I make one list for me which lists out the work that I want to do with each child or both children for the week. This list is scheduled on Monday, but contains the work for the week to give me some flexibility. I have another weekly list for Ga'hoole Girl which lists her work that she can schedule herself during the week. Then, I make a daily list for each child with daily assignments and chores. I print the new daily list in the morning and check off the work from the day before.
I keep written work that I want to keep in a file drawer with files labeled by child and subject. This isn't critical right now, but I do need to keep these papers starting next year for Ga'hoole Girl's science work.
I definitely love using the computer to keep records. HST+ is a great program with lots of flexibility. If you're interested in using it, you can try the free version first. Check out Heart of the Matter Online for more great posts about record-keeping!
Thursday, September 25, 2008
I let my perfectionism get control of me again. The house needed to be straightened, but I sacrificed my evening and my relationship with my family because I needed it to be perfect. After some reflection and prayer, I have come up with some thoughts on perfectionism and excellence (which is the alternative to perfectionism - NOT mediocrity). BTW, my perfectionism tends to come out in housekeeping, but it can also show up in all kinds of things - homeschooling, yardwork, etc.
Perfectionism is "all or nothing". Excellence can accept gradations. In the above case, I could have very reasonably straightened the house, even asking for my family's help, without requiring that it be perfectly, eat-off-the-floor clean.
Perfectionism sacrifices relationships. Excellence keeps relationships primary. When I'm pursuing excellence, I don't run over my family in order to get done what I want.
Perfectionism is trusting in myself and taking control into my own hands. Excellence is trusting God and letting Him be in control of my life.
Perfectionism believes that the product is all important. Excellence acknowledges that the process is also important. If I decide that I need the house to be completely clean, I want to involve the children in a healthy way, not just yell at them to do what I want that instant. I need to show that I love them and want them to work and learn with me, not just be my servant.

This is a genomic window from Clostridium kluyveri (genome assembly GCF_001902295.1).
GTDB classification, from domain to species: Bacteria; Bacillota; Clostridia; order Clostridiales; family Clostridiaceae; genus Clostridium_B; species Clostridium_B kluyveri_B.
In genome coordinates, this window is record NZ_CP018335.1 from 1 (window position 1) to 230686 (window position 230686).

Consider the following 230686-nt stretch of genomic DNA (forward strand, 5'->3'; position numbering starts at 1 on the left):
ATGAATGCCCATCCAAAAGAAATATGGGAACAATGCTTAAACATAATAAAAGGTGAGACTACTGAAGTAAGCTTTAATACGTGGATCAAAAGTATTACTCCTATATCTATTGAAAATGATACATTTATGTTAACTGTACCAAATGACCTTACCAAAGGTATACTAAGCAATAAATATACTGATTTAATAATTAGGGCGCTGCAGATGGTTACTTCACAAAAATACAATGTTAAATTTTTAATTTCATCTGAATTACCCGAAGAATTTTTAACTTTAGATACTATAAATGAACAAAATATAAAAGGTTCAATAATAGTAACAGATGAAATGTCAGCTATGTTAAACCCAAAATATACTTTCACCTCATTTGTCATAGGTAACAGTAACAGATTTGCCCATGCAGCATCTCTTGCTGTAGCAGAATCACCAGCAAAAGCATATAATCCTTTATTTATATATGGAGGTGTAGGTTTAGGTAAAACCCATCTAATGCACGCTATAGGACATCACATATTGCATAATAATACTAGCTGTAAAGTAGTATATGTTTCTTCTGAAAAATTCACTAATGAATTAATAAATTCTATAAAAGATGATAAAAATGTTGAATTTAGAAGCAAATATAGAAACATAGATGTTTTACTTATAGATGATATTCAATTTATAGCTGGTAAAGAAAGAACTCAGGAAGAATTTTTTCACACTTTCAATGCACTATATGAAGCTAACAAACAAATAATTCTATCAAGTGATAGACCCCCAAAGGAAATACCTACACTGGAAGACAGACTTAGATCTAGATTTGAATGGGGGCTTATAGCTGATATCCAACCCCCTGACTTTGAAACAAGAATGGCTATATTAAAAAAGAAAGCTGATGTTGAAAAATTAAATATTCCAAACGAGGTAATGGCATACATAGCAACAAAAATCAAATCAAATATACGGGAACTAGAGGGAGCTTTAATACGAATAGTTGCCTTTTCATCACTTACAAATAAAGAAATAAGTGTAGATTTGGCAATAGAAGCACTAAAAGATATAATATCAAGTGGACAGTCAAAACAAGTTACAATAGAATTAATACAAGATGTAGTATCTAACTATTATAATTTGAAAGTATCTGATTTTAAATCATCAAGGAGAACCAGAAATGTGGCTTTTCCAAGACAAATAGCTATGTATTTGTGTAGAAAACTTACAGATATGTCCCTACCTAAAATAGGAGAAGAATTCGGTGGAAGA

So, how do I get from pursuing perfectionism to pursuing excellence? I start with prayer. Then, I can ask myself these questions:
1. What is the worst that will ahppen if I don't do this task "perfectly"?
2. How is my relationship with my family while I'm working at this task?
3. What is my goal?
4. Am I pacing myself?
Here are some messages that I can tell myself when I start sliding toward perfectionism:
1. My worth is not based on my performance.
2. Doing more is not necessarily better.
3. Resting is not laziness.
During my counseling session today, my counselor and I concluded that my worst perfectionistic episodes usually are preceded by an episode of some kind of anxiety. I use perfectionistic behavior as a way to manage unpleasant anxiety symptoms. We came up with a list of ways to manage this anxiety without going overboard.
3. Drink a glass of milk or cup of tea
5. Engage in the task, but place limits.
Hopefully, in the next few months, I will be able to use these strategies and see some improvement in my anxiety and perfection. What works for you? Any other ideas for me?
I love Thankful Thursdays, and I'm definitely going to be doing them regularly again. It is a great chance to be able to stop for a little while and focus on being thankful for what I have instead of my usual wishing for more.
Today, I am thankful for my counselor. I have been meeting with this counselor intermittently for the last several years. This year, we have been focusing on managing life despite chronic pain. The last month or so has seen some pretty intense sessions where we explored some deep issues. I'm really not a fan of all this "emotional work", but the payoff has been good. I thank God for leading me to such a great woman and for letting me work through these issues.
Check out Thankful Thursdays to see what other bloggers are thankful for! What about you? What are you thankful for today?
Wednesday, September 24, 2008
I am reading churched by Matthew Paul Turner right now. I'll be posting a full review in a week or so, but I wanted to share something that the book reminded me of. In one place, Turner writes about how he would "dillydally" by watching bugs instead of doing his spelling words. Wild Man is exactly like that! Doing a couple of pages of Explode the Code takes 45 minutes because he needs to make up a story about all the pictures or tell his stuffed monkey about the words he's learning. It's nice to see that a little boy with an active imagination grew up into a productive human being. There's hope for Wild Man yet.